Gates of Lodore History
Gates of Lodore History Fun Facts:
River: The Green River
Rapid Rating: Class III-I
Put in (Green River): Gates of Lodore Boat Launch (3 hour drive east of Vernal, Utah)
Take-out location: Split Mountain boat ramp (1 hour from Vernal, Utah)
River Miles: 45 Miles
Number of rapids: 11 named rapids with a lot of smaller un-named rapids
First to run Cataract Canyon: Fur trapper, General William Ashley in 1825.
In 1869 Andrew Hall, a member of John Wesley Powell's expedition, named The Gates of Lodore after a poem called, "The Cataract of Lodore," by Robert Southey. The Canyon of Lodore lies in the upper end of the Dinosaur National Monument, which was created in 1915 by President Woodrow Wilson. In 1938 the park was enlarged to include this incredible canyon and the Yampa River. Lodore has an exciting history including trappers, river runners and outlaws who were traveling on their way to nearby the hideout, Browns Park.
The geology of the Gates of Lodore goes back beyond the age of dinosaurs into the pre-Cambrian time period. As you enter the "gates" the river cuts through the towering Uinta Mountain Group rock formation. (Which is billion year old red quartzite.) As the river continues and leaves the Canyon of Lodore, the rock changes into Weber sandstone and Limestone layers as well as the spectacular Mitten Park Fault. After floating through Island Park and admiring the great views of the Morrison Formation (Where dinosaur bones are found!), the river cuts right through the Split Mountain Anticline.
The Native American history in this region dates back as far as the Paleo Indians (8,000 years ago!). The Paleo Indians hunted big game animals like giant bison, mammoths and giant camels. Following the Paleo Indians came the semi-sedentary Desert Archaic Indians. The Fremont people who were nomadic horticulturists left a part of their history along the canyon walls in the form of rock art, leaving us many questions about who these people were and why they disappeared.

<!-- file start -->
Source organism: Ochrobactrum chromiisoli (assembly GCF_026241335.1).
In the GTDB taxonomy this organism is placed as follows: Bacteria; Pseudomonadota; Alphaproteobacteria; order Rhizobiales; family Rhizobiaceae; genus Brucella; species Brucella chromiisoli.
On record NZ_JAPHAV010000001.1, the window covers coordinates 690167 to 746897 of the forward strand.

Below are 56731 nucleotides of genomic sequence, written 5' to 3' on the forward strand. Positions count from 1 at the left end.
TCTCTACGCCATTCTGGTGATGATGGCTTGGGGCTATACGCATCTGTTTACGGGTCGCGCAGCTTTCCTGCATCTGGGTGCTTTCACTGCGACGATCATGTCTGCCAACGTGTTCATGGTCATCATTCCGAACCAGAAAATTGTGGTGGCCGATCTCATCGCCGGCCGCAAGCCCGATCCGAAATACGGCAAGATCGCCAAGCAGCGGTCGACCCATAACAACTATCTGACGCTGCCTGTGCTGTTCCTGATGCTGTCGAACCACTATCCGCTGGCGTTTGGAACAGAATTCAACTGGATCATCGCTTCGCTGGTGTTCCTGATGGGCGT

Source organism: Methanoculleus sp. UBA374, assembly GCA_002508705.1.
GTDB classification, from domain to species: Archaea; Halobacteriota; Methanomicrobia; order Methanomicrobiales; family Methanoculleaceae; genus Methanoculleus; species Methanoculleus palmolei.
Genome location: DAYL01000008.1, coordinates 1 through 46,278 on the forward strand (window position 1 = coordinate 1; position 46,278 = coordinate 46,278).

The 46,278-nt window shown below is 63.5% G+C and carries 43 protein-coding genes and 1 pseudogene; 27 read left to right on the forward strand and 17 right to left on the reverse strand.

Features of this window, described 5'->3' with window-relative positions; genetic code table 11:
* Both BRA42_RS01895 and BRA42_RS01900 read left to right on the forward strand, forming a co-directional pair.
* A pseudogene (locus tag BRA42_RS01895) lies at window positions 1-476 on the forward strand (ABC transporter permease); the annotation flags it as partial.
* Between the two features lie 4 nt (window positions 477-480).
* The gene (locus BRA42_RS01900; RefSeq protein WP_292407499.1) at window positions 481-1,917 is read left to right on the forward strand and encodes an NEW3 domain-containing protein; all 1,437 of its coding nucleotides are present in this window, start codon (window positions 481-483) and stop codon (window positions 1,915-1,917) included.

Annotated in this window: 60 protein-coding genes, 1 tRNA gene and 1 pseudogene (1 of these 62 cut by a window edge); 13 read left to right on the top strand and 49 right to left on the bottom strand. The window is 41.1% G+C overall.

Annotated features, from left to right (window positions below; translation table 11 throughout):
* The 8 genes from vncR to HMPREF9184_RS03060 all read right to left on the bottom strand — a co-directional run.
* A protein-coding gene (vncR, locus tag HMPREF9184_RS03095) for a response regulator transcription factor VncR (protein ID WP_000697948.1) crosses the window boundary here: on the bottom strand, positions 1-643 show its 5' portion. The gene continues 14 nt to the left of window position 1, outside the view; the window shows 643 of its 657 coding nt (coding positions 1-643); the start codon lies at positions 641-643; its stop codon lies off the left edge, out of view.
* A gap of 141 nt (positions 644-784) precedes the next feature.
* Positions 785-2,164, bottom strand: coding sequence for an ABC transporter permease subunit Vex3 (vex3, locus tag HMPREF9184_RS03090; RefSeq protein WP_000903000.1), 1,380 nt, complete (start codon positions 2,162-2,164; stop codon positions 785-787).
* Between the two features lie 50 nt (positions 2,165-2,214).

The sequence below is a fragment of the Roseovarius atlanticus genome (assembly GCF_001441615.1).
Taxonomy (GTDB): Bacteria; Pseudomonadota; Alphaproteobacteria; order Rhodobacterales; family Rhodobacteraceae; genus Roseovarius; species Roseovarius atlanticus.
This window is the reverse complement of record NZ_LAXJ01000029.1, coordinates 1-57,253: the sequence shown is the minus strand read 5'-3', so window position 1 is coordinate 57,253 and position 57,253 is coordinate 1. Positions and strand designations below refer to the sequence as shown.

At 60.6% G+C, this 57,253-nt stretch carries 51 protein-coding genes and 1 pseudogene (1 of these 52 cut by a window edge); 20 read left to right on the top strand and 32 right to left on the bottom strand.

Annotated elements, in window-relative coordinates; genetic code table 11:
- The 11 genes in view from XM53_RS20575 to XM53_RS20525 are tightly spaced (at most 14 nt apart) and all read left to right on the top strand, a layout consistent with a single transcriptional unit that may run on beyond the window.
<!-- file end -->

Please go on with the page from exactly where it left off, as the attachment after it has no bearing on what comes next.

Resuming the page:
The Gates of Lodore is on what today we call the Green River. The Shoshone called it the Shetkadee (Prairie Hen) while the Ute called it the Bitterroot. In September of 1776, the Franciscan Fathers Escalante and Dominguez explored much of the West looking for new missions. They called the Green River the San Buenaventura. In the 1820's trappers made their way into these canyons on the river they called the Seeds-ke-dee-Agie or the Shetskedee in search of fur. Finally the river was called the Rio Verde or, the Green River.
General William Ashley was one of those trappers who made his way down the "treacherous" rapids in search of rendezvous sites and beaver in 1825. Trapper Dennis Julien left inscriptions all along the Green River including one in Whirlpool Canyon dated 1838. John Wesley Powell set out on his first expedition in 1869 despite being warned of the "sucks and waterfalls". Many other river runners followed his expedition, including the Kolb brothers in 1911, Bus Hatch in the 1930's (one of the first commercial trips), and Buzz Holmstrom's solo Green River trip in 1937. During the early 1900's, The Gates of Lodore's nearby location to Browns Park brought in outlaws like Butch Cassidy and the Sundance Kid. Today this Canyon is one of the most popular stretches of river for river runners.
Books about Gates of Lodore and the Green River
Exploration of the Colorado River and Its Canyons ~ John Wesley Powell
If We Had A Boat: Green River Runners and Explorers ~ Roy Webb
The Doing of the Thing: The Brief, Brilliant Whitewater Career of Buzz Holmstrom ~ Vince Welch
Dinosuar River Guide ~ Bill Belknap
Legacy on Stone: Rock Art of the Colorado Plateau and Four Corners Region ~ Sally J. Cole